Love is but a WORD – Sociological Science


Affection, devotion, passion, desire, warmth, respect or loyalty.  You choose.  It doesn’t really matter which one because they are all forms of love.  Some are powerful and demand attention while others are more subtle and just below the surface.  In recent years, love has drifted from these subtle levels to the more noticeable ones, namely passion.  In my opinion, our society downplays the real necessity for genuine affection.  By this I mean that we, as a society, spend so much time focusing on only one level of love (passion) that we tend to neglect and not recognize the need for closeness and trust (friendship).  Love is an all-encompassing emotion that can be powerful and demanding, but also rewarding and pleasurable. Most people will throw around the word love as if It is an action that defines some sort of function; as do the words, run, jump, play, dance…The thing this, no one really can understand what the word “love” feels and does.  In recent cultural aspects, the word love is thrown around without limits.  Most women say they “love” chocolate, or a man can “love” his car, but when you say you “love” a person; are you in love with that person, or just so used to saying the word love that you don’t even think about what meaning is behind it.

In our society and age, the sexual barriers fell in two, almost paradoxical, ways. On one hand, sexual permissiveness increased as an acceptance for the simple satisfaction of the physical drive for sexual contact developed. One would expect this to be correlated with a poorer treatment of women as they would be perceived as “objects” for this satisfaction, yet, it was the other sexual barrier that also fell. Women’s rights took great steps forward as women were treated in a more equitable fashion. What occurred was a break between body and soul, with sexual definition assigned exclusively to the former while souls and personalities were perceived almost as neuter. Men and women were all the same with this one distinction in their physical being. Within this concept of similarity grew equality while the limited view of sexual distinction developed an allowance for the satisfaction of this specific, encapsulated, physical drive. This complete split between body and soul also explains the new attitudes in relationships and love.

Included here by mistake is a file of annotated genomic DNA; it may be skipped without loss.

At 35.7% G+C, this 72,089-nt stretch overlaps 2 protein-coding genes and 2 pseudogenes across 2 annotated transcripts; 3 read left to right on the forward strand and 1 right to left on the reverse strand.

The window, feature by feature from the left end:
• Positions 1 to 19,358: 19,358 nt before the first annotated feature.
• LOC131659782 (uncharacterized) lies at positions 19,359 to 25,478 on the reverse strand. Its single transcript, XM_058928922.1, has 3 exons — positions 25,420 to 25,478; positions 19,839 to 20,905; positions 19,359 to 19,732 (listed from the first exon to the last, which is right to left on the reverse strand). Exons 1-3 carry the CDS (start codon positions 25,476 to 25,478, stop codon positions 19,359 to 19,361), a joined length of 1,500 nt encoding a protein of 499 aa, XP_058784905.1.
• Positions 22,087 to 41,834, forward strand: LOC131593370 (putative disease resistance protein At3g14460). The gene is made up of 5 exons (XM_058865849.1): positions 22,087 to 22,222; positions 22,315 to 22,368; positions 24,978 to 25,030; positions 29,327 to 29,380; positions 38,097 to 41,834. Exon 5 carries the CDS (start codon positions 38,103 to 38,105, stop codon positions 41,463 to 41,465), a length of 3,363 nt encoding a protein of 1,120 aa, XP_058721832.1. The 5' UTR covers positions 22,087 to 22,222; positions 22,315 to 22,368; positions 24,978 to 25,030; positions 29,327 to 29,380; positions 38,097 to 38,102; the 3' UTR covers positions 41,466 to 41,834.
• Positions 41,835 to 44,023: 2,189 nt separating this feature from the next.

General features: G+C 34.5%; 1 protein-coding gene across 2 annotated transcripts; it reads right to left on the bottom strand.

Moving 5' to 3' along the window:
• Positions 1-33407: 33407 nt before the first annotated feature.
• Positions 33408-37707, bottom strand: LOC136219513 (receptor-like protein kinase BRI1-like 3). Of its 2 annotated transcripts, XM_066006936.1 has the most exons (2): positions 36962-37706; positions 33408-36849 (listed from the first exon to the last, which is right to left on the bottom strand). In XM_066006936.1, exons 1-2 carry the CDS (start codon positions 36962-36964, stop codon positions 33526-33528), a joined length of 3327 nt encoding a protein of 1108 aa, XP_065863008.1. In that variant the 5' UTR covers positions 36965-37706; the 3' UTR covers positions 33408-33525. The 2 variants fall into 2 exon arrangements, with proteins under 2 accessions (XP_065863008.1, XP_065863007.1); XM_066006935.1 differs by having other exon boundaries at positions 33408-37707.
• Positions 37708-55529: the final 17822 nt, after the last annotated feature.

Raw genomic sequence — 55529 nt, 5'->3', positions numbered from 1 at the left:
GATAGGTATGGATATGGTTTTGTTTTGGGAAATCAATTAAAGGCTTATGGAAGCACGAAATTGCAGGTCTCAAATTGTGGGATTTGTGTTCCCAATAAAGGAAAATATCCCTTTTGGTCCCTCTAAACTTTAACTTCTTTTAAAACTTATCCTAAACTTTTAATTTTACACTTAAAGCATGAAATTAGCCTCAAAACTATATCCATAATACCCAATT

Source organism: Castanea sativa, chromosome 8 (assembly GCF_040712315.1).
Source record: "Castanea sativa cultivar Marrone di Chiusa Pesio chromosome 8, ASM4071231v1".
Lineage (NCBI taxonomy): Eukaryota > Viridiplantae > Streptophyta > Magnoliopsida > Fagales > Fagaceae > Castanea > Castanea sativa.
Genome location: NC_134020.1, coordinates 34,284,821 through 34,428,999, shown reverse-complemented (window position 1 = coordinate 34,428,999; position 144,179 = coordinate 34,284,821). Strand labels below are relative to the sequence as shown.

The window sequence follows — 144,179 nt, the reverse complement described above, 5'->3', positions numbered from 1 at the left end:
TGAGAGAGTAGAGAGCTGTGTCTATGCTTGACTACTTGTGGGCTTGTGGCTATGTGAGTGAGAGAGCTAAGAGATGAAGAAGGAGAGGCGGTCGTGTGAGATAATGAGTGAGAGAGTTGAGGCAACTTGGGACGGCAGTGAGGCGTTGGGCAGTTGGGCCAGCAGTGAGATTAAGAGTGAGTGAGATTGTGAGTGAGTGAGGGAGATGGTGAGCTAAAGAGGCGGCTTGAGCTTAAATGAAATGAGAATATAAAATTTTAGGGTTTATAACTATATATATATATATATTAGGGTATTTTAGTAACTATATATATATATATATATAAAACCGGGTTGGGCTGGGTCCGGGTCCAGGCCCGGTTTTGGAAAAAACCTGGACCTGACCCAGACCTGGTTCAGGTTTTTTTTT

Throughout the history of mankind, our culture has painted love as mysterious, complex, difficult, and sometimes, entirely un-definable.  Nonetheless, love is the subject of countless poems, stories, novels, movies, songs and other art and literary works. Ironically, despite the enormous amount of material available about love, allot of it is contradictory.

For some, the concept of defining love is a near impossible endeavor. Perhaps this is due to the anxiety that once defined, love may not have the same impact than it does without definition. Therefore, the whole advent of love would be less exhilarating. Perhaps the mere fact that it is so indefinable makes it more elusive, thus, more mysterious, and therefore, more enticing.  It could very well be that all of the complications surrounding love actually come from imagined situations and beliefs that we create ourselves, thus adding more power to an otherwise simple emotion.